Rosalyn moved away from Dawson Creek in November of 2020. She didn’t want to move away but she knew her time of being able to live in her own home was coming to an end and there was no way she was going to give up her cat Sadie. She was able to find a place in Calgary that was close to her twin brother and would accept pets. Her twin brother passed away in October of 2021 and she followed to join him just three months later, on January 29, 2022.
More than anything, Rosalyn (Roz) Golinsky (Bills) loved being home. When I say “home” I don’t really mean a specific building or house. Rosalyn moved a lot through her life and she was able to create a “home” wherever she was happy and when she was around her family and friends. She was a loyal friend and loved her family more than words can say. She was a dedicated mother who taught her children the importance of kindness and having an open mind. She was a doting grandmother who made sure her grandchildren knew that they are loved every moment of their lives. She took pride in knowing where she came from – carefully tracing her family roots back through Alberta, California, Kansas, Missouri and all the way back to the 15th century in England.
Rosalyn will be deeply missed by her children Daryl, Jason and Tammy, by their spouses Susan and Rod, by her grand children Sierra and Libby, by her sister Barb, her niece (like a sister) Dixie, by George, and by her in-laws Vonnie, Mary, Ray, Orlene, Grace, Patricia and Clayton. She has left countless nieces, nephews and friends behind. We all have fond memories of her kind, gentle and humble nature. She deeply believed in a heaven where she would be reunited with the ones she truly loves. We hope she is right and that she is now at “home” with her mother and father, her twin brother, her daughter Dawna and with all the others that she loved who have passed away before her.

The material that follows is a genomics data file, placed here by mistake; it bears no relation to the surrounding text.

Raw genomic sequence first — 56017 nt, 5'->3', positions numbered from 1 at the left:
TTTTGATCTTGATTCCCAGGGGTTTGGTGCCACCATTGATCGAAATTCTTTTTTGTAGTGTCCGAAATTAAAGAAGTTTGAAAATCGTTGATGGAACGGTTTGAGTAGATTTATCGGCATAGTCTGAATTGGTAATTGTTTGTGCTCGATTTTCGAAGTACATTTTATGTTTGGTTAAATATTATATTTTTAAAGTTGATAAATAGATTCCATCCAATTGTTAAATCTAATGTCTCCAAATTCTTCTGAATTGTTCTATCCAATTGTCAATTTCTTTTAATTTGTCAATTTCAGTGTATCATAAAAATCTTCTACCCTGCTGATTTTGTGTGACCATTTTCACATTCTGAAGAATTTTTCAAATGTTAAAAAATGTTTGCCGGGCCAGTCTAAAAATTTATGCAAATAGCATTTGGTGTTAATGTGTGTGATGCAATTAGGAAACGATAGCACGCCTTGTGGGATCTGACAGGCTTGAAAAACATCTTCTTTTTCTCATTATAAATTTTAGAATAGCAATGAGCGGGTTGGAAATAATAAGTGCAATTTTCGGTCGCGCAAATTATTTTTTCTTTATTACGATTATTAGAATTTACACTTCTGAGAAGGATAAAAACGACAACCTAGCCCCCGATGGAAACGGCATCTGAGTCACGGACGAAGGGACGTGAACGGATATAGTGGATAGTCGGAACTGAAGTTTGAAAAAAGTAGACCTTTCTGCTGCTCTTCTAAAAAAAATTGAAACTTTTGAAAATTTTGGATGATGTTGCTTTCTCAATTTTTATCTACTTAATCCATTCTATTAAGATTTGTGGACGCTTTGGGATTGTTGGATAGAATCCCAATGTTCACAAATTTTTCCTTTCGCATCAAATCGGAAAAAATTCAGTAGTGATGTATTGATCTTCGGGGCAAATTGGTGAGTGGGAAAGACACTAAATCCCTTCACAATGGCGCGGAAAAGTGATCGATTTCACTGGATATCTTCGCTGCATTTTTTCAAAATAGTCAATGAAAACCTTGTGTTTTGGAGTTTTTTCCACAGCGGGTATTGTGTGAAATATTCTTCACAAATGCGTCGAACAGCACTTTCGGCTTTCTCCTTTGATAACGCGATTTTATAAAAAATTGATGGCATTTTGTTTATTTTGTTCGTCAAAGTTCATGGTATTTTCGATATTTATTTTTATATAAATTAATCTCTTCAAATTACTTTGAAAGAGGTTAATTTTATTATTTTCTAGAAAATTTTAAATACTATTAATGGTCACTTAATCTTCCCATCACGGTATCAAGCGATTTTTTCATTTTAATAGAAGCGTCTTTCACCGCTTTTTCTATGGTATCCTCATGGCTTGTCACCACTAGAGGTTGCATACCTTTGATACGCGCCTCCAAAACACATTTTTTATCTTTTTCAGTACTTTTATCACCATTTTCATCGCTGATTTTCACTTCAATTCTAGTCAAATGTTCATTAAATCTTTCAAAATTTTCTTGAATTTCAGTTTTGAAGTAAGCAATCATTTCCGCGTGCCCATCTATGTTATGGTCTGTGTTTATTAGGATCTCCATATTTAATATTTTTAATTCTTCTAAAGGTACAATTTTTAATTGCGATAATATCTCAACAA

If you would like to make a donation in Rosalyn’s memory please do so to the Alberta SPCA, 17904 119 Avenue NW, Edmonton Alberta T5S 2W3, telephone (780)447-3600, www.albertaspca.org/support-us/one-time-gift or to the Meow Foundation in Calgary (the agency which has kindly found a new loving home for Sadie) at PO Box 65024, RPO North Hill, Calgary, AB T2N 4T6, telephone (403)230-6033, www.meowfoundation.com/donate/
Very Respectfully, Reynars Funeral Home & Crematorium
Looking for more information? Our funeral home is here to help guide you through this difficult time. This section contains helpful information for the days to come.
Taking the time to arrange your funeral is one less thing your loved ones will need to worry about once you’ve passed. One of the most thoughtful gifts you can give your family is the pre-arrangement and pre-payment of your funeral.
Welcome to Reynars Funeral Home and Crematorium in Dawson Creek, BC.
1300 102 Avenue
Dawson Creek, BC V1G 2C6